Sex and power: What the Catholic Church and political parties have in common
Sexual shenanigans are never far from the surface in Westminster. If at times it feels like our politicians just can't help but jump into bed with someone they shouldn't, a report out today suggests there's a reason for that.
The Liberal Democrats' "haphazard" way of doing things has a lot to answer for in explaining exactly how allegations of sexual harassment dating back six years were not dealt with properly.
I briefly worked for the party in 2005 – a failed dalliance with active partisanship which established, beyond any doubt, I was best suited to deal with politics from the sidelines. During this time I was warned about the perils of spending too much time with this MP or that MP. My colleagues were obsessed with sex. The Westminster village is an inbred place; as at university, not much goes on before everyone else knows about it.
Westminster is not like university, though. Today's independent report from Helena Morrissey, the chief executive of Newton Investments, goes out of its way to flag up the underlying reasons for the Lib Dem mess. The very nature of party politics tends towards bad behaviour, she suggests. It's an intense, harsh environment, one facing media intrusion and, now, "menacing social media commentary". There are winners and losers and, Morrissey says, this competitive aspect makes it unappealing to many.
"It is an environment that will not appeal to everyone and as things currently stand attracts fewer women than men," her report notes. "This in turn makes the culture more traditional, more masculine and at risk of falling short of the behavioural standards expected in modern society."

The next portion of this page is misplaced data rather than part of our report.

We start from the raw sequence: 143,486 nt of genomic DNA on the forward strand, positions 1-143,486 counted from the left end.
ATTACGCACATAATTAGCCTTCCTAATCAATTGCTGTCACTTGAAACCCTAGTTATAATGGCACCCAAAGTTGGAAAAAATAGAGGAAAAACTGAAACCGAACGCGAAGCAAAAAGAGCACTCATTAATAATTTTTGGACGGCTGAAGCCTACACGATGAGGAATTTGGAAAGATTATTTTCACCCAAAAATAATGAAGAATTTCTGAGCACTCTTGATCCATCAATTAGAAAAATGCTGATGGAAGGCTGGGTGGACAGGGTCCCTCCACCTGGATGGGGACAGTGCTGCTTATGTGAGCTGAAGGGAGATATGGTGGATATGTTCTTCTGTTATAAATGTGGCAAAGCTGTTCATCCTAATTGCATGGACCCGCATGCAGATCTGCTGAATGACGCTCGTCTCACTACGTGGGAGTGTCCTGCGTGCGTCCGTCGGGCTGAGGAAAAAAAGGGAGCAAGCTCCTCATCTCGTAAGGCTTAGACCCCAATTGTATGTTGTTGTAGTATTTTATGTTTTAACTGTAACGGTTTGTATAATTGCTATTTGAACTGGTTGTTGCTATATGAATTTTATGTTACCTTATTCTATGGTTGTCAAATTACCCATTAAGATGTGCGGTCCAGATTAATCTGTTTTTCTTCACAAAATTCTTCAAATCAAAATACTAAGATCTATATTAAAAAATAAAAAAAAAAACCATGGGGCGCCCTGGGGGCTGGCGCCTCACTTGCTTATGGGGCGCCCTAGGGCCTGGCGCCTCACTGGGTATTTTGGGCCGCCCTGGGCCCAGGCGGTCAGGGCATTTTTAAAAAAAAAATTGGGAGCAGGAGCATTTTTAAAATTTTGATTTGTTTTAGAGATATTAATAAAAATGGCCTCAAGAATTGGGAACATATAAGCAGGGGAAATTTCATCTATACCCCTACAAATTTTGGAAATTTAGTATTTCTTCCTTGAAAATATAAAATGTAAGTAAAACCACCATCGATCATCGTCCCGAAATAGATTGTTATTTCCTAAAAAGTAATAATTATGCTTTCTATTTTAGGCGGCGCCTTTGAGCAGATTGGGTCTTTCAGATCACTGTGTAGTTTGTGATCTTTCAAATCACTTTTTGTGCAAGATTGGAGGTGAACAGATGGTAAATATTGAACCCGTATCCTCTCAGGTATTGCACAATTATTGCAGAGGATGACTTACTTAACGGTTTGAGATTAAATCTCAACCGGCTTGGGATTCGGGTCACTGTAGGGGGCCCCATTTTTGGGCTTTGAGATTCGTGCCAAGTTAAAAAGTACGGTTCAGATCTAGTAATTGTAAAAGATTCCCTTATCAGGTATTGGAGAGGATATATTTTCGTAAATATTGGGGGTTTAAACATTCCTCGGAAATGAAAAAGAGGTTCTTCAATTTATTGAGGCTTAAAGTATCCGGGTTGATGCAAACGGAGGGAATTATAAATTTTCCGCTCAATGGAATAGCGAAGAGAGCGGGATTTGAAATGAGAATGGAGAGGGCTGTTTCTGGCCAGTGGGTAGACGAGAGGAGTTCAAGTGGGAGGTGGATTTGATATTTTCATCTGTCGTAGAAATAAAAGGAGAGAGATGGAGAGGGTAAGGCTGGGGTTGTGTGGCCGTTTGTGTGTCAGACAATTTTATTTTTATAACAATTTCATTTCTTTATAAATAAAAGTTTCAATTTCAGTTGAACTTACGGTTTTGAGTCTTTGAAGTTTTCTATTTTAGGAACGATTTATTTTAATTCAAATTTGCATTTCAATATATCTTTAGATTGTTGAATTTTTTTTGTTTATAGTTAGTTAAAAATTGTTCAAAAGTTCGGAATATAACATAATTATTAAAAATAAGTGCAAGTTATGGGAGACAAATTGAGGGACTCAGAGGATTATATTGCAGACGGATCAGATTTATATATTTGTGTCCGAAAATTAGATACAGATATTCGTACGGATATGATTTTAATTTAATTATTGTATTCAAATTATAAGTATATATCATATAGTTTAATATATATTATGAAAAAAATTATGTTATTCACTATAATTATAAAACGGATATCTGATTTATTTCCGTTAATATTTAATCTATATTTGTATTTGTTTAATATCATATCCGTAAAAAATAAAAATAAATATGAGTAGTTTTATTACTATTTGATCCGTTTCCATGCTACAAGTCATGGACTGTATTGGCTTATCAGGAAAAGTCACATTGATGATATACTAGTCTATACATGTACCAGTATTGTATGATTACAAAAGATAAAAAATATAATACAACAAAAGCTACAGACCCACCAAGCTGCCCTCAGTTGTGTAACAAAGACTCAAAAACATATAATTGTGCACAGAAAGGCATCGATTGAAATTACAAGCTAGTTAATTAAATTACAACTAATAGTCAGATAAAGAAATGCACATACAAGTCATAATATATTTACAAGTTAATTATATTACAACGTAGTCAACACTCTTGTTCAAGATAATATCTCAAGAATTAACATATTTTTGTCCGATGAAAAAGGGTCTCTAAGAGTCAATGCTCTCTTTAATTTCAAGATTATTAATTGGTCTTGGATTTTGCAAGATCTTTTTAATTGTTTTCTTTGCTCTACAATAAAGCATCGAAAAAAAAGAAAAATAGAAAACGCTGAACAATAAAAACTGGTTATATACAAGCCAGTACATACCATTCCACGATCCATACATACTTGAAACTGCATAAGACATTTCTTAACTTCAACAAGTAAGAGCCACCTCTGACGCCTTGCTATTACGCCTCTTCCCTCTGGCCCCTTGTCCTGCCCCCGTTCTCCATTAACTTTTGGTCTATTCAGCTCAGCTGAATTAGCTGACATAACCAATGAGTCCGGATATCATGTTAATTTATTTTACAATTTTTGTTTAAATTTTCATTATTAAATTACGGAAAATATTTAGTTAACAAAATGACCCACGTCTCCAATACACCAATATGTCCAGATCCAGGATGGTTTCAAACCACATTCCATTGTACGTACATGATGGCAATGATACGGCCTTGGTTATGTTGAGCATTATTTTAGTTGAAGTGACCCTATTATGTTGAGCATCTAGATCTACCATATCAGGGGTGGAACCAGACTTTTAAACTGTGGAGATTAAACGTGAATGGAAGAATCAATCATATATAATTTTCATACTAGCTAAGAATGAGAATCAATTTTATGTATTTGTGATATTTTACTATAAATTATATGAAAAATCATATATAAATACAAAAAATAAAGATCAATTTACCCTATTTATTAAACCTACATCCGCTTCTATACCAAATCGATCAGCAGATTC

The hint here is that badly behaved men just can't control themselves – especially when placed in the context of "young" – ie, attractive – researchers and interns working for powerful men. "These young people may sometimes also be physically attracted by this power."
It is not the first time we've heard these warnings. Paul Flynn, the veteran Labour MP, told me back in 2011 that MPs wishing to "stay married" need to be aware of the perils of parliament.
"There does seem to be an atmosphere in this strange place – possibly inevitably, because there's a large number of sexually active people who are present here," he said.
"Inevitably there will be dangers of couplings that might well be fruitful or beneficial, but others that might be potentially dangerous."
The question now becomes whether attitudes to these issues are shifting over time. Morrissey is of the belief that something has changed in the last decade; "life was not exactly the same," she insists. I'm not so sure. The researchers may have moved on, but many of the Lib Dem MPs are exactly the same. The same structures are in place. Ultimately the same culture persists, which is why Morrissey has been called in to clean this mess up in the first place.
We've asked the other political parties for details of their own arrangements in dealing with these issues. In the meantime, Morrissey is making excuses for the political parties. As organisations go, they're unusual: they have "intense shared political beliefs" and a clear hierarchy of power. It's all very reminiscent of a religious community, "where the belief set overrides personal disappointments and where the 'church', a complex organisational structure necessarily overseen by people with human failings, is inevitably weak compared with the belief that binds them together".
Just as the Catholic Church, for example, struggles to deal with its own bad applies, so politicians must now confront the inherent weaknesses of their own arrangements. This sort of behaviour remains unacceptable – and our political parties must now deal with it.